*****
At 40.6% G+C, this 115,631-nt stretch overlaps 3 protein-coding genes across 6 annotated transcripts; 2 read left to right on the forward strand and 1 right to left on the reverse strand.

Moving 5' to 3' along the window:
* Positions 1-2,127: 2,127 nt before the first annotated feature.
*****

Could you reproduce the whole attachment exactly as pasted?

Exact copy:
At 40.6% G+C, this 115,631-nt stretch overlaps 3 protein-coding genes across 6 annotated transcripts; 2 read left to right on the forward strand and 1 right to left on the reverse strand.

Moving 5' to 3' along the window:
* Positions 1-2,127: 2,127 nt before the first annotated feature.